West 24.9 36.1 39.9 40.5 49.4

Right Chart:

Location 2009 2010 2011 2012 2013
Total 28.2 32.1 31.8 37.2 51.8
MSA 29.6 33.3 35.6 40.2 56.4
Non-MSA 26.2 30.5 27.2 33.3 45.9

Key: MSA = metropolitan statistical area.
Source: American Hospital Association (AHA), Information Technology Supplement, 2009-2013.

  • Importance: Health information exchange enables patients’ health information to follow them between delivery settings in order to support care coordination and avoid duplication of services. There is broad consensus that such connectivity is critical to improving care and reducing health care costs.
  • Trends:
    • From 2009 to 2013, the percentage of hospitals with electronic exchange of patient medication history with ambulatory providers outside their system increased from 28.2% to 51.8%.
    • From 2009 to 2013, the percentage of hospitals that electronically exchanged patient medication history with ambulatory providers outside their system increased:
      • From 29.2% to 52.8% in the Northeast.
      • From 32.2% to 52.0% in the Midwest.
      • From 25.4% to 52.3% in the South.
      • From 24.9% to 49.4% in the West.
    • From 2009 to 2013, the percentage of metropolitan hospitals that electronically exchanged patient medication history with ambulatory providers outside their system significantly increased from 29.6% to 56.4%. The percentage of nonmetropolitan hospitals that electronically exchanged patient medication history increased from 26.2% to 45.9%.
  • Differences:
    • In 2013, hospitals in metropolitan areas (56.4%) were more likely to exchange information with ambulatory providers outside their system than hospitals in nonmetropolitan areas (45.9%).

Hospitals With Electronic Exchange of Patient’s Medication History With Ambulatory Providers

Hospitals with electronic exchange of patient's medication history information with ambulatory providers outside their system, by ownership and bed size, 2009-2013

Charts show hospitals with electronic exchange of patient's medication history information with ambulatory providers outside their system. Text description is below the image.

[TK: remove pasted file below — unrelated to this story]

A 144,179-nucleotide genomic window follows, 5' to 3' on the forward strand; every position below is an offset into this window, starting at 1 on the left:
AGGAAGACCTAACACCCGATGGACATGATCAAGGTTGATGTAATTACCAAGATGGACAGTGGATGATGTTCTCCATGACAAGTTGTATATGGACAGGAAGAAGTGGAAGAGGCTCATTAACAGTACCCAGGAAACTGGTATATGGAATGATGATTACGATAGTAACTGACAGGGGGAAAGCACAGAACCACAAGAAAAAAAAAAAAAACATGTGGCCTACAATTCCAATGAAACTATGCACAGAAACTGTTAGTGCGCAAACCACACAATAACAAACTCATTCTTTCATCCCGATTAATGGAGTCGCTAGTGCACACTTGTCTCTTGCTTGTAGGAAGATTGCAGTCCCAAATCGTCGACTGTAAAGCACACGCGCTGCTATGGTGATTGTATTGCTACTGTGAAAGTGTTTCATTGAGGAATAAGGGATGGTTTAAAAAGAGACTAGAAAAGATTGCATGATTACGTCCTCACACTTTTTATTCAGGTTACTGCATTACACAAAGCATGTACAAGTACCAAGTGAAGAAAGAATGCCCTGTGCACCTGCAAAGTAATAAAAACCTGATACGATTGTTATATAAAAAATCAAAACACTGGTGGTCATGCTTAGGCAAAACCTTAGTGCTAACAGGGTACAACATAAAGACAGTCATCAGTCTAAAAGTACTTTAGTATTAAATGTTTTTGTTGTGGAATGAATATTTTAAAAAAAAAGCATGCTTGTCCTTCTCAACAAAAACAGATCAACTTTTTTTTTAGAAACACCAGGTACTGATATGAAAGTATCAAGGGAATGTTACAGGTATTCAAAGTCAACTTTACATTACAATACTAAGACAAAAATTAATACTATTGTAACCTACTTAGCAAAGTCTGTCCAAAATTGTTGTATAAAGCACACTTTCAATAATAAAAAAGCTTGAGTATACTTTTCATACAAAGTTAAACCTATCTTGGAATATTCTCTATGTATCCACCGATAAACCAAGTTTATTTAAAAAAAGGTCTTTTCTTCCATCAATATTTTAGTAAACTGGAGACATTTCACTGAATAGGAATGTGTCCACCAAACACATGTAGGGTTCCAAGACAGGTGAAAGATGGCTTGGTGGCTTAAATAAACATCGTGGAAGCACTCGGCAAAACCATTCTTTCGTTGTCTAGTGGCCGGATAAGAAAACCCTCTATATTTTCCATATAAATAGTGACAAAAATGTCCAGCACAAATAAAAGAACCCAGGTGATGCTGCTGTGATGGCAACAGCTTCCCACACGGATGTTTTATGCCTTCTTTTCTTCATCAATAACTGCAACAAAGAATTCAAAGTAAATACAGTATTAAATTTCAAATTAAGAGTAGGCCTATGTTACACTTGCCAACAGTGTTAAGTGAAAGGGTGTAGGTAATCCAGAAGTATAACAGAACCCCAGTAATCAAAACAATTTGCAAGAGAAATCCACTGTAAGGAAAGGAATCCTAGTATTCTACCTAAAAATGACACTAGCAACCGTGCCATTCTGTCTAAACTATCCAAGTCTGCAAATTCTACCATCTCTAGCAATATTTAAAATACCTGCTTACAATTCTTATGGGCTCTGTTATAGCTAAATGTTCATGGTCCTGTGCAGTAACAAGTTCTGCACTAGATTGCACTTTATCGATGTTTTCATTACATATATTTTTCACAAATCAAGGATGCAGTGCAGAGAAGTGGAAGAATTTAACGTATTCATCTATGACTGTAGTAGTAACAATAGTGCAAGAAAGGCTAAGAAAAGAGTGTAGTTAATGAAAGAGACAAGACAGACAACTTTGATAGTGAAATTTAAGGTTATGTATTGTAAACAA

Left Chart:

Hospital Type 2009 2010 2011 2012 2013
For Profit 19.6 20.8 19.7 24.3 43.7
Not for Profit 32.0 36.0 37.7 42 59.4
Federal 13.2 20.5 22.2 14.7 22
Non-Federal 23.0 28.1 24.2 32.5 39.8

Right Chart:

Hospital Size 2009 2010 2011 2012 2013
<100 Beds 23.7 26.4 24.9 31.8 42.1
100-399 Beds 30.4 35.5 35.8 39 57.8
400+ Beds 32.9 37.5 46.2 51.1 67.3

Source: American Hospital Association, Information Technology Supplement, 2009-2013.
Note: Non-Federal hospitals refer to government hospitals.

  • Importance: Health information exchange enables patients’ health information to follow them between delivery settings in order to support care coordination and avoid duplication of services. There is broad consensus that such connectivity is critical to improving care and reducing health care costs.
  • Trends:
    • From 2009 to 2013, the percentage of hospitals that electronically exchanged medication history with ambulatory providers outside their system increased:
      • From 19.6% to 43.7% for for-profit hospitals.
      • From 32.0% to 59.4% for not-for-profit hospitals.
      • From 13.2% to 22% for Federal hospitals.
      • From 23.0% to 39.8% for non-Federal hospitals.
    • From 2009 to 2013, the percentage of hospitals that electronically exchanged patient medication history with hospitals outside their system increased:
      • From 23.7% to 42.1% for hospitals with fewer than 100 beds.
      • From 30.4% to 57.8% for hospitals with 100-399 beds.
      • From 32.9% to 67.3% for hospitals with 400 or more beds.
  • Differences:
    • In all years, not-for-profit hospitals were more likely to have electronic exchange with ambulatory providers outside their system than for-profit and Federal hospitals.
    • In all years, hospitals with fewer than 100 beds were less likely than hospitals with 400 or more beds to electronically exchange medication history with ambulatory providers outside their system.

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Page last reviewed July 2016
Page originally created July 2016
Internet Citation: Integration of Medication Information. Content last reviewed July 2016. Agency for Healthcare Research and Quality, Rockville, MD. http://www.ahrq.gov/research/findings/nhqrdr/chartbooks/carecoordination/measure4.html